The Weekend's Best Tactics: West Brom

West Brom

West Brom’s sensational 2-1 victory over Manchester United at Old Trafford on Saturday had everyone asking questions about the champions but all the credit must go to The Baggies.

It was not a ‘lucky’ win, it was not an ‘ugly’ win and it certainly was not a win that was a result of a ‘poor’ Manchester United performance – at least not entirely. Whilst all and sundry point to the failure of the Red Devils and new boss David Moyes, all the plaudits must go to Steve Clarke for his astute tactical designs which were, ultimately, hugely successful.

United dominated possession (59 per cent) but Clarke would have expected that at Old Trafford and he set his side up with that as a given. He also knew that there would likely be times when United completely dominated the midfield and central areas – we saw that Moyes had clearly instructed Nani and Shinji Kagawa to drift in off the flank in the first half, effectively making it five in midfield against Clarke’s two or three in Mulumbu and Yacob and, when they didn’t have the ball, Sessegnon tracking back in.

Rooney and Kagawa especially were given space in the channels but, ultimately, the majority of United’s shots were being struck from distance – they were crowded out by the Baggies defence.

Commentators pointed to the lack of fluency and accuracy in United’s passing – the through balls and one-two’s that didn’t come off but, conversely, I would put this down to Clarke’s clear intent to reduce the space in the final third for United’s flair players to manoeuvre in.

Where United found a little bit more joy was on the flanks – 73 per cent of United’s attacks came from the left or the right channel but that’s exactly where Clarke wanted them.

Having most of United’s more constructive play out wide meant the Baggies’ defence could isolate them out there, pick them off easily, block the crosses, harass them into losing possession, and, in the central areas where the likes of Rooney and Carrick awaited the ball, West Brom could simply man mark them so the widemen would be less inclined to attempt a ball through to reach them. Nani was energetic but he rarely had any end product and neither did Adnan Januzaj when he came on for Kagawa.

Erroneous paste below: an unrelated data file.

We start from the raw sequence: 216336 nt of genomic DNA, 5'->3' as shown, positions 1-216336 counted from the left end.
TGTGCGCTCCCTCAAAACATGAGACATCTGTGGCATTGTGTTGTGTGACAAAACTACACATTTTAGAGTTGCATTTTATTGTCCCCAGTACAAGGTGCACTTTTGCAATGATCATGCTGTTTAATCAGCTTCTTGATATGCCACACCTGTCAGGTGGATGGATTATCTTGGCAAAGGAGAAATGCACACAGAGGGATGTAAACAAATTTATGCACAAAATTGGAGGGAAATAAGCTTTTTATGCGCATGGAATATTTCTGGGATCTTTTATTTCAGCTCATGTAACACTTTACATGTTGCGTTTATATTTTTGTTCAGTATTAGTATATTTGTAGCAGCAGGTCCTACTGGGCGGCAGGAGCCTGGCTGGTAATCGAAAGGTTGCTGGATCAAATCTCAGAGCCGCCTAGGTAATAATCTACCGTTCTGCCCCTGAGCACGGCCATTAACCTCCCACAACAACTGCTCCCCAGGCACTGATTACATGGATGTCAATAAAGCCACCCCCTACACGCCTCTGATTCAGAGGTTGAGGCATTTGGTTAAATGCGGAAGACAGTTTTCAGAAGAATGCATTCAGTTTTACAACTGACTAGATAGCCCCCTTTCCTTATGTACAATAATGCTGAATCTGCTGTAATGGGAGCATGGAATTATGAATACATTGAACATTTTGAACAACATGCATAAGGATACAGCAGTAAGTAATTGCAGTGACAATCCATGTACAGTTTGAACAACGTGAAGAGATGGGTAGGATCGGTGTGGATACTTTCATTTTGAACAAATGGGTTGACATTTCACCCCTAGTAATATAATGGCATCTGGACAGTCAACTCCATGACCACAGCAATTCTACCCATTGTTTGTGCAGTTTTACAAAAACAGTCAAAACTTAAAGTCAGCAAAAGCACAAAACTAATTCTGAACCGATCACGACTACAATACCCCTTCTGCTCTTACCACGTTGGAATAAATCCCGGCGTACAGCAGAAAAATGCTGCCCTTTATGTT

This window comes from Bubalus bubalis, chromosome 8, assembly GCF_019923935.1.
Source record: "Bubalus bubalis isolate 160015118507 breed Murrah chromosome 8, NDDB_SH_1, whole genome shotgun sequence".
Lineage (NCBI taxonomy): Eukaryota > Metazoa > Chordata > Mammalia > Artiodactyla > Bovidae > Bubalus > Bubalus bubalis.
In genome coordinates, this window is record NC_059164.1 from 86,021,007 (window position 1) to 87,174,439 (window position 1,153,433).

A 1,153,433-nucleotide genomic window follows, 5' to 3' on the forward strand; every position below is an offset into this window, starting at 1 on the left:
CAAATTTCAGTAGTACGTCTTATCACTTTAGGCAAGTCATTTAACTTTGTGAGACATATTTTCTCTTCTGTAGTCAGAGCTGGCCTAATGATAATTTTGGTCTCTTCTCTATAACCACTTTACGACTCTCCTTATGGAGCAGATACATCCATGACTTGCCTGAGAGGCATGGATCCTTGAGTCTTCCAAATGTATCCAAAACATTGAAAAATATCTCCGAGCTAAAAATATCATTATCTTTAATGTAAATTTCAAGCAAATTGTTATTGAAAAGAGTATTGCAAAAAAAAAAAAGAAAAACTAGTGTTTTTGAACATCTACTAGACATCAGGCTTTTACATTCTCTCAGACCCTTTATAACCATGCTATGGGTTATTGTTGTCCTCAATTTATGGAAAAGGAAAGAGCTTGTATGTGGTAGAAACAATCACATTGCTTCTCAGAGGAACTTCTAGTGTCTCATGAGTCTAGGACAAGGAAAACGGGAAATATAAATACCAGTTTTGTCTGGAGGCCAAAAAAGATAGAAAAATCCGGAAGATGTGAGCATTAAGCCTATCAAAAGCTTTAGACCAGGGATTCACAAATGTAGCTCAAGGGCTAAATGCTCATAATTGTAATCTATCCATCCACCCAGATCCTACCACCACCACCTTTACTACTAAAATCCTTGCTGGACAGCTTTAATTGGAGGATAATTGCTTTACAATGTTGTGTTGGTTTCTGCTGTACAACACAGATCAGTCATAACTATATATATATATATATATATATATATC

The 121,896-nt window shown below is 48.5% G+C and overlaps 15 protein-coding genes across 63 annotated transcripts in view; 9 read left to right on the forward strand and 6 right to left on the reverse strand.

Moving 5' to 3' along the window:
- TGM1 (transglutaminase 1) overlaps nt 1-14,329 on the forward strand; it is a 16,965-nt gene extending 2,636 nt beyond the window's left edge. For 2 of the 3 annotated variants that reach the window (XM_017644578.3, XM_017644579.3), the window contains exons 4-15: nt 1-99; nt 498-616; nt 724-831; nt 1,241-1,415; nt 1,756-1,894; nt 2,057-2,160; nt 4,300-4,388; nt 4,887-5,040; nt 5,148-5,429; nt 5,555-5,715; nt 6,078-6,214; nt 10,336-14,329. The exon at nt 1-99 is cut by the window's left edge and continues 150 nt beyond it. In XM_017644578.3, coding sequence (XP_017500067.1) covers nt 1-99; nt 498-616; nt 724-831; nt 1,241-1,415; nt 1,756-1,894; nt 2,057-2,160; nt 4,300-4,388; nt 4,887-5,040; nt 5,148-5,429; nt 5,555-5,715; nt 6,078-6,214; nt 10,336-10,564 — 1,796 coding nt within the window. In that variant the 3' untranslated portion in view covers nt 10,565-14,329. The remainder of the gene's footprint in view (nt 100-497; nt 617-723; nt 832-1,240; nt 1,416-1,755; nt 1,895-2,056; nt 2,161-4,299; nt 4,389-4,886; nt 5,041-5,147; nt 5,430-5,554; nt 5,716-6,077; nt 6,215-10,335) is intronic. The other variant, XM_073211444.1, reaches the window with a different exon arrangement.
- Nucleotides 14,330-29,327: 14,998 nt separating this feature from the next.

We saw that United’s passing was fairly slow, indirect and, ultimately benign but that was because the pass was rarely ever ‘on’ – when their creative players looked around for a runner or a teammate in space, they rarely found an optimum pass into a player with space. Only five of United’s 30 crosses found a man in a red shirt.

Meanwhile, West Brom had plenty of danger to their play – they used their 41 per cent possession with ambition, intelligence and efficiency. They maximized their threat even though they saw less of the ball and both of their goals came from open play counter-attacks. They were happy to absorb pressure from United and then pounce on any mistake or individual error which we saw on several occasions throughout the game – The Baggies could have scored three or four on the day.

Whilst Rooney, Kagawa and Robin van Persie had fairly quiet games – they were rendered irrelevant much of the time through isolation and lack of supply, as I mentioned – the likes of Amalfitano, Sessegnon, Anichebe and Berahino really enjoyed a hold over the opposition. They looked like they terrified the life out of Rio Ferdinand.

Amalfitano was given a lot of space by United’s Alex Buttner who seemed to think he was a winger for some reason, leaving an abundance of space in behind him and being caught out of position on numerous occasions, but Amalfitano was quick to capitalize on Buttner’s inexperience and use it his advantage.

Meanwhile fullbacks Jones and Ridgewell would push up when the Baggies had the ball to offer outlets out wide and doubling up on United’s fullbacks who were rarely supported by their wingers in terms of tracking back and keeping tabs on their responsibilities defensively.

We saw that in the Manchester derby and Clarke will have studied that game to see United’s obvious weaknesses defending the wide areas – it’s no coincidence whatsoever that’s where West Brom had there most fruitful phases of play.

Meanwhile, most of West Brom’s tackles and clearances came deep in their own penalty area – where were United’s tackles and clearances? They were in little pockets all over their defensive half – this shows that West Brom were finding pockets of space all over the place, attempting take-ons dribbles and moving into the channels where United couldn’t cope with them.

Berahino, interestingly, who came on after 13 minutes and ended up scoring the winning goal, had 5 shots in the game, two of which were from inside David De Gea’s area and three outside. His goal was an absolute stunner but he had made two other almost exact replicas in the game from almost exactly the same area as his goal came from. He had clearly been told that was where he needed to position himself because he continuously positioned himself inside the ‘D’.

Amalfitano’s goal just after half time was scored from around the penalty spot but his general play was on the flank. He provided the pass for Berahino’s winner and created two other clear-cut chances from set-pieces.

Overall Manchester United were reduced in their ability to create concrete opportunities to score – despite their vastly superior possession, they created just 11 chances compared to West Brom’s 9 which crucially the Baggies converted and Manchester United did not.

Clarke knew his side wouldn’t get gifted many opportunities by the champions and he knew his lads needed to be clinical and they were. United passed themselves to sleep in the end but rarely threatened Myhill’s goal convincingly.

image: © hisgett

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